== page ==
The federal Supreme Court recently held that the scope of the federal due process clause does not accomplish the constitutionalization of every issue arising under the applicable rules of evidence; to the contrary, the category of evidentiary infractions which violate due process will be construed narrowly. (Dowling v. United States (1990) 493 U.S. 342, 352 [107 L. Ed. 2d 708, 720, 110 S. Ct. 668].) In Dowling, the issue was the admissibility in a federal robbery prosecution of evidence that the defendant also committed another robbery, for which he had been acquitted. Although the articulated theory of admissibility in Dowling was not to prove the defendant's character as a robber, we believe the Supreme Court's rationale in rejecting a due process challenge would apply here as well: "We recognize that the introduction of evidence in circumstances like those involved here has the potential to prejudice the jury or unfairly force the defendant to spend time and money relitigating matters .... The question, however, is whether it is acceptable to deal with the potential for abuse through nonconstitutional sources like the Federal Rules of Evidence, or whether the introduction of this type of evidence is so extremely unfair that its admission violates 'fundamental conceptions of justice.' [Citation.] [¶] Beyond the specific guarantees enumerated in the Bill of Rights, the Due Process Clause has limited operation. We, therefore, have defined the category of infractions that violate 'fundamental fairness' very narrowly." (Ibid., fn. omitted.)

We believe the federal Supreme Court would conclude that section 1103(b)'s allowance of certain types of character evidence in rebuttal, only after the defendant first raises the issue by presenting evidence of the victim's character in order to prove the defendant's own reasonable response to alleged provocation or attack, is not so "extremely unfair" as to be within the "very narrowly" defined class of evidentiary statutes which violate " 'fundamental conceptions of justice.' " Nor do we doubt that our own Supreme Court would reach the same result under the similar guarantee in the California Constitution. (Cf., e.g., People v. Hansel (1992) 1 Cal. 4th 1211, 1219-1220 [4 Cal. Rptr. 2d 888, 824 P.2d 694] [rejecting an analogous constitutional challenge under the federal and state due process clauses]; People v. Benson, supra, 52 Cal.3d at p. 789 ["We are not persuaded that the admission of such evidence [as to the defendant's violent character in death sentencing proceedings]-in this particular case or generally-affects, in any constitutionally significant way, the fairness of the proceedings, the treatment of 'similarly situated' defendants, the risk of arbitrary and capricious decisionmaking, or the reliability of the outcome."].)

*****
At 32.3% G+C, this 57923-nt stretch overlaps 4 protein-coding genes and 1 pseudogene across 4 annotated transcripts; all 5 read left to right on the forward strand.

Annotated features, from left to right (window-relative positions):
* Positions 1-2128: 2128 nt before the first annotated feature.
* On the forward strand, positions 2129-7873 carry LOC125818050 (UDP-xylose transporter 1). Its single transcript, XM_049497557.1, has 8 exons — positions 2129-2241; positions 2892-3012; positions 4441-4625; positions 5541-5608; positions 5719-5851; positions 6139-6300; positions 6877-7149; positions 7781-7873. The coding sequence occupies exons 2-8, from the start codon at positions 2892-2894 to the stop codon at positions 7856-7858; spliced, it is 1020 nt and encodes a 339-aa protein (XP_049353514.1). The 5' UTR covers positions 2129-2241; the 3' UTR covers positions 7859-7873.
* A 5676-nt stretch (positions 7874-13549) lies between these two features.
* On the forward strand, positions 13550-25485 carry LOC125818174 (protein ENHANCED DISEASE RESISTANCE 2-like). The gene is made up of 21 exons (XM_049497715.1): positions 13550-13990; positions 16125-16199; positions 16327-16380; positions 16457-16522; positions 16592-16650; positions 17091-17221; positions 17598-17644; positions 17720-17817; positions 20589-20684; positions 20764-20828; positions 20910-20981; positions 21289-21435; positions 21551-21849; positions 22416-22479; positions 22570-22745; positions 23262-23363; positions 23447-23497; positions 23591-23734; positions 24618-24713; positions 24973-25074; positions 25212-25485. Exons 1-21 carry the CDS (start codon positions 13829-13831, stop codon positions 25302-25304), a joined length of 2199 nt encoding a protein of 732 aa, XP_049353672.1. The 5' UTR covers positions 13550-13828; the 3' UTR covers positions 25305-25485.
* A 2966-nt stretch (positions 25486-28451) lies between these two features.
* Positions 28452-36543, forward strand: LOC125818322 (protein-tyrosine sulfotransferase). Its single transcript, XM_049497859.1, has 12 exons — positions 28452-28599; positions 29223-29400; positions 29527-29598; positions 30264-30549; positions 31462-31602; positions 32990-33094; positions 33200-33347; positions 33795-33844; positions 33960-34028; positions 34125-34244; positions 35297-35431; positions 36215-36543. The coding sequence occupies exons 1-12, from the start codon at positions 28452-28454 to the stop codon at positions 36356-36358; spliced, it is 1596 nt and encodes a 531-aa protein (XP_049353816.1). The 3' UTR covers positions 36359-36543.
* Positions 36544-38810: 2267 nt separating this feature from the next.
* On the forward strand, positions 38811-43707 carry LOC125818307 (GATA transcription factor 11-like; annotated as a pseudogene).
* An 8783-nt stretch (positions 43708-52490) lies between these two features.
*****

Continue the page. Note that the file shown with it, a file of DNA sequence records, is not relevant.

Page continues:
We conclude that section 1103(b) was constitutionally applied in this case. While we agree with appellant that evidence he engaged in an unrelated domestic dispute or other altercations would not normally be admissible in [10 Cal. App. 4th 1176] this murder prosecution, a very credible argument could be made against appellant's being allowed to show by his evidence that the victim was a violent man-implying or explicitly stating appellant was a peaceable person who acted only in response to the victim's violence-without facing evidence contesting this defense theory. Certainly the statute in question here, which merely allows such evidence in rebuttal to defense evidence, does not offend constitutional principles of due process. Appellant has a choice as to presenting evidence of the victim's character, which is similar to many tactical choices at trial-such as deciding whether to testify, or whether to present direct evidence of his own good character. The defense choice of strategy often makes admissible in rebuttal certain evidence which would not be admissible in the prosecution's case-in-chief. There is no due process violation in allowing the defense to govern the admission of such evidence in rebuttal.

Further, we believe any arguable constitutional error on the facts of this particular case would have to be considered harmless. (See Chapman v. California (1967) 386 U.S. 18, 22-24 [17 L. Ed. 2d 705, 709-710, 87 S. Ct. 824, 24 A.L.R.3d 1065].) Most, if not all, of the evidence in question here would have been independently admissible to test appellant's testimony that after his stomach injury he became a nonviolent man who avoided conflicts. (See People v. Lankford (1989) 210 Cal. App. 3d 227, 240-241 [258 Cal. Rptr. 322] [Once defendant testified he had reformed and had had no criminal activity after his release from prison, the prosecution could rebut this claim by showing the defendant's criminal conduct after his release.].) Further, as we said in Lankford and could just as easily say here, "The case was obviously not a close one; no grave doubt of appellant's guilt existed." (P. 241.) Appellant's claim that he shot the victim without warning, in the back, from some distance away, in self-defense as part of a struggle "would have strained the credulity of the most gullible jury." (People v. Joiner (1976) 54 Cal. App. 3d 910, 916 [127 Cal. Rptr. 166].)

III. Disposition

The judgment of conviction is affirmed.

Smith, Acting P. J., and Benson, J., concurred.

FN *. Presiding Justice of the Court of Appeal, First District, Division Five, sitting under assignment by the Chairperson of the Judicial Council.

FN *. Presiding Justice of the Court of Appeal, First District, Division Five, sitting under assignment by the Chairperson of the Judicial Council.

FN 1. All subsequent statutory references are to the Evidence Code.